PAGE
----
04/03/2015 in: Inspirationon
Guest Blogger: Melissa Joy
But when I hoped for good, evil came,
and when I waited for light, darkness came.
Hope is a double edged sword. Walking through Holy Week, we think along the lines of so many events… It’s so busy! Jesus Christ rode into Jerusalem while His people worshipped and called hosanna, He cleansed the temple and taught His people, He is betrayed by one who is unfaithful, He is perfumed by one who is faithful, He gives thanks even in the presence of His betrayer, He hands out bread and wine to His followers, He prays in solitude, He is captured and taken away, He is scrutinized and condemned, He is taken before leaders and stood before multitudes, He is burdened in every imaginable way, He is stripped and scourged, He is hung and nailed through, He cries out, He is forsaken, He bleeds, He dies, He is taken away, He is buried in the dark tomb…
The time between death and resurrection feels so dark, so empty, so long. What is happening in this day between Friday and Sunday? What are we to do as we sit outside the tomb? And what is our Lord doing in the darkness, the cold grips of death?
I have experienced waiting—longing, yearning, begging—for something, feeling like darkness and grief and death and hopelessness reigns around me. Hope is illusive.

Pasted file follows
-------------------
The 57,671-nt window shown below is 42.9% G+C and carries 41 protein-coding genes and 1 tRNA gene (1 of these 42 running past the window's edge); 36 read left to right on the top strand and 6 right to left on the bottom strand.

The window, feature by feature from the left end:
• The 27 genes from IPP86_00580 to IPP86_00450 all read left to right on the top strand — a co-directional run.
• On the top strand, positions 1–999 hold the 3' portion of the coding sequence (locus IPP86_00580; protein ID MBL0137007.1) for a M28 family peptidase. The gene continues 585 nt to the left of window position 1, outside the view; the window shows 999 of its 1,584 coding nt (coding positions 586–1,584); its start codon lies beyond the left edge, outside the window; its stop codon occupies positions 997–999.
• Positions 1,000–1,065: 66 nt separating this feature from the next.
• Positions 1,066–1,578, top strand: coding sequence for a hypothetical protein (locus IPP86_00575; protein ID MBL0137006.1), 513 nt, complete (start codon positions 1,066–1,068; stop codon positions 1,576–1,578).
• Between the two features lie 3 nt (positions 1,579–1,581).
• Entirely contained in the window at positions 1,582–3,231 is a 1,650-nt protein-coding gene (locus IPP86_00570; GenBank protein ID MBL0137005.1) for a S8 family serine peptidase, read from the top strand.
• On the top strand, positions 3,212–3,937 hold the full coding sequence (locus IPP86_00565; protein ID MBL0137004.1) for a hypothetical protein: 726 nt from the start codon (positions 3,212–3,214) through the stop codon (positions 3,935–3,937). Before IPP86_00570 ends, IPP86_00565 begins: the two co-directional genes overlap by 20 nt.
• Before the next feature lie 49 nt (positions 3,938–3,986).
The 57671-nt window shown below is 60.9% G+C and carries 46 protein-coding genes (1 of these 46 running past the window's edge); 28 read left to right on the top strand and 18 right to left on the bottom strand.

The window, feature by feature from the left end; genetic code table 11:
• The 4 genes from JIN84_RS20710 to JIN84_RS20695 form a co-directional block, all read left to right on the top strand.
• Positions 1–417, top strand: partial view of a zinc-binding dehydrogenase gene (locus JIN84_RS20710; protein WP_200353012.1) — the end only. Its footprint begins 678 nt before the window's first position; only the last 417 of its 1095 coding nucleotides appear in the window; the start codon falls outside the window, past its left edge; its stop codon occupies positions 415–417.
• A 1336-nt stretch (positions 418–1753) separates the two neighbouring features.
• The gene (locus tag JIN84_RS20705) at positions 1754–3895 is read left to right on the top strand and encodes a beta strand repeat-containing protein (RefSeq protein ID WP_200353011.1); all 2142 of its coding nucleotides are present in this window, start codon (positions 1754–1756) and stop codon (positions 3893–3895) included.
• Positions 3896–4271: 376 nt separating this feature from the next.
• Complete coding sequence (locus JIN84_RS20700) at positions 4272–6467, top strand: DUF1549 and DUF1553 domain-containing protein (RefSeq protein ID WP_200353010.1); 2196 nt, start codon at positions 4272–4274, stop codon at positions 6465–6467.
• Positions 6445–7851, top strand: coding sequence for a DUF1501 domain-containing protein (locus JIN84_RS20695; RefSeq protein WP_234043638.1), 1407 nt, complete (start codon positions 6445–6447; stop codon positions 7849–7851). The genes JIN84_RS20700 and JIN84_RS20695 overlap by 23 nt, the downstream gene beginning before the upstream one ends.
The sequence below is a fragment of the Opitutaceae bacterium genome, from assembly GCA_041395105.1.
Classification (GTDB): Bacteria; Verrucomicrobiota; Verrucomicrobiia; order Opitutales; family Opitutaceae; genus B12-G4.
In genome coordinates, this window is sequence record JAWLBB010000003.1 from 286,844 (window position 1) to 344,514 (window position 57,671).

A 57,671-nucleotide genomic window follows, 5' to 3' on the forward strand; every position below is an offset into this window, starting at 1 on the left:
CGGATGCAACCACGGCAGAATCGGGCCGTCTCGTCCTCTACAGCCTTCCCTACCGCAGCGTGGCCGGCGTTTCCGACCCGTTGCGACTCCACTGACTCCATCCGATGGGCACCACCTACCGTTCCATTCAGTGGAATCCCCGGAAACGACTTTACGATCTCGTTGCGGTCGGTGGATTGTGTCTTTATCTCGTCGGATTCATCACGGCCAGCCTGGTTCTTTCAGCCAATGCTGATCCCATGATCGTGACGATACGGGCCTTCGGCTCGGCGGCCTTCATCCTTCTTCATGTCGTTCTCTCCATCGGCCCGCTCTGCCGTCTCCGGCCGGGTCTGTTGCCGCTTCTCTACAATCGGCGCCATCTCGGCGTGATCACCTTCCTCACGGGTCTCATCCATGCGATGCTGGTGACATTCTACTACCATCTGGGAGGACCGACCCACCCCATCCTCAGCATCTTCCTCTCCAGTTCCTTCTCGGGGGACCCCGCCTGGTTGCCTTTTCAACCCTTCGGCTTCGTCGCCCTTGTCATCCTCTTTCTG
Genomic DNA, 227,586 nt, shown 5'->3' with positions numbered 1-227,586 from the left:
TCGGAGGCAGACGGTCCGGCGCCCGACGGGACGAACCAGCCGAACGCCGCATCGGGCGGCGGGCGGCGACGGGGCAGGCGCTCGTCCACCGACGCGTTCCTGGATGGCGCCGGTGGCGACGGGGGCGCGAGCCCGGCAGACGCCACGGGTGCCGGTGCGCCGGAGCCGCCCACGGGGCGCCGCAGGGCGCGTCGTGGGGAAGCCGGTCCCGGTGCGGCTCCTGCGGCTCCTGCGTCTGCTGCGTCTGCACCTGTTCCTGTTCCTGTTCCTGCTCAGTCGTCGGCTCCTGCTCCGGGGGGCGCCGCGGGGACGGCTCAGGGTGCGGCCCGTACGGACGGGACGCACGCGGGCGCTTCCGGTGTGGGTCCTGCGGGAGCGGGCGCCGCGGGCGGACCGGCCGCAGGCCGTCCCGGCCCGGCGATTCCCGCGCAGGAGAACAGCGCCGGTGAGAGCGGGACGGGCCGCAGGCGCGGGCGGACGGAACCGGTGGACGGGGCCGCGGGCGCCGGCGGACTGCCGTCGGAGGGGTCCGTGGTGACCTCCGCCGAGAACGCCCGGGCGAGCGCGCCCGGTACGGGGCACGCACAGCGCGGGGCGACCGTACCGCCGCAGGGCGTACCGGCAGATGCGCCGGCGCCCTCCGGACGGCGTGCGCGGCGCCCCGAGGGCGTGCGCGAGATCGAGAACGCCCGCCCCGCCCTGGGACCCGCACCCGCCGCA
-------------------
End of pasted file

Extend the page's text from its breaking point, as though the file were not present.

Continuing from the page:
Hope is defined as a longing and a desire, anticipating something good to come, a trust, to desire expectation. But Scripture adds a nuance of entwining hope with faith. A quick search of the word hope shows 164 places in the ESV Bible where the word is directly mentioned—and even more frequently alluded to. Adding faith to hope limits the results to just 13. We who are schooled in the Church are very familiar with the idea in Hebrews 11:1 that faith is the assurance of things hoped for—assurance. Faith is the guarantee of the hope.
Where is our hope? In the Lord. And what is the assurance of Him? Our faith. And who gave us this faith? Paul plainly tells us that faith is a gift of the Lord (Ephesians 2:8). But—He died. He is in the tomb!
On Saturday the busyness slows, seems to stop. What is the Lord doing? What are His people doing? The tomb is closed. Hope feels lost. The Guarantor of my hope, the One in whom I have faith, is lying lifeless in a dark cave, covered in perfumes and herbs, wrapped in burial cloths. I can not see my Lord, I only see thick rock through my eyelashes dripping with tears.
What do we do with our faith and our hope when we seem to be stuck in the long, dark Saturday between death and resurrection? When we can not see what the Lord is doing, do not grasp what His people are up to, and ultimately feel like we must simply wait because the darkness is so heavy and the grief so thick that there is nothing to do but sit. Wait. Groan. Wonder. Weep.
Where then is my hope?
Who will see my hope?
© Melissa Joy, 2015
Melissa Joy seeks to grow in grace and wisdom alongside her husband Steven (Olive Tree’s VP of Operations), while pursuing joyful domesticity by nurturing her home and family. The joy she finds in her family, homemaking, music, writing, ministering to those in grief, and seeking to be a pillar of loving strength in her home can be seen unveiled at Joyful Domesticity.